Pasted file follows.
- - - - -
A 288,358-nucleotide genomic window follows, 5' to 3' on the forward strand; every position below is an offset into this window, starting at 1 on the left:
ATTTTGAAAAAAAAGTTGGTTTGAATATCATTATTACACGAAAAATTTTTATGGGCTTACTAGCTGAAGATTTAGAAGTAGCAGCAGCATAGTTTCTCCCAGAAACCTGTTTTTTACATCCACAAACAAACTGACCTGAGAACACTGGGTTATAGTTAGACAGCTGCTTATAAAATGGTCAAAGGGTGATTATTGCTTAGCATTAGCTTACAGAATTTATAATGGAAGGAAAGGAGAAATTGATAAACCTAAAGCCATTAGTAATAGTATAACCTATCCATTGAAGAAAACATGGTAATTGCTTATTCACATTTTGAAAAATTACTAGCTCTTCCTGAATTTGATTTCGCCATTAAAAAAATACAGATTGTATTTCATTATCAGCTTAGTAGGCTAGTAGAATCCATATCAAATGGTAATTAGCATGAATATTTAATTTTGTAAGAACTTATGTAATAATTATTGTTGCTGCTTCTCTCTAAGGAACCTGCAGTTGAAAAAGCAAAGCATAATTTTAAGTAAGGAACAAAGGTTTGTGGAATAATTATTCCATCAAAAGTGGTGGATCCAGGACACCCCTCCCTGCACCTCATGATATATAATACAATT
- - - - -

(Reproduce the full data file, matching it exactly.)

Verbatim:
A 288,358-nucleotide genomic window follows, 5' to 3' on the forward strand; every position below is an offset into this window, starting at 1 on the left:
ATTTTGAAAAAAAAGTTGGTTTGAATATCATTATTACACGAAAAATTTTTATGGGCTTACTAGCTGAAGATTTAGAAGTAGCAGCAGCATAGTTTCTCCCAGAAACCTGTTTTTTACATCCACAAACAAACTGACCTGAGAACACTGGGTTATAGTTAGACAGCTGCTTATAAAATGGTCAAAGGGTGATTATTGCTTAGCATTAGCTTACAGAATTTATAATGGAAGGAAAGGAGAAATTGATAAACCTAAAGCCATTAGTAATAGTATAACCTATCCATTGAAGAAAACATGGTAATTGCTTATTCACATTTTGAAAAATTACTAGCTCTTCCTGAATTTGATTTCGCCATTAAAAAAATACAGATTGTATTTCATTATCAGCTTAGTAGGCTAGTAGAATCCATATCAAATGGTAATTAGCATGAATATTTAATTTTGTAAGAACTTATGTAATAATTATTGTTGCTGCTTCTCTCTAAGGAACCTGCAGTTGAAAAAGCAAAGCATAATTTTAAGTAAGGAACAAAGGTTTGTGGAATAATTATTCCATCAAAAGTGGTGGATCCAGGACACCCCTCCCTGCACCTCATGATATATAATACAATT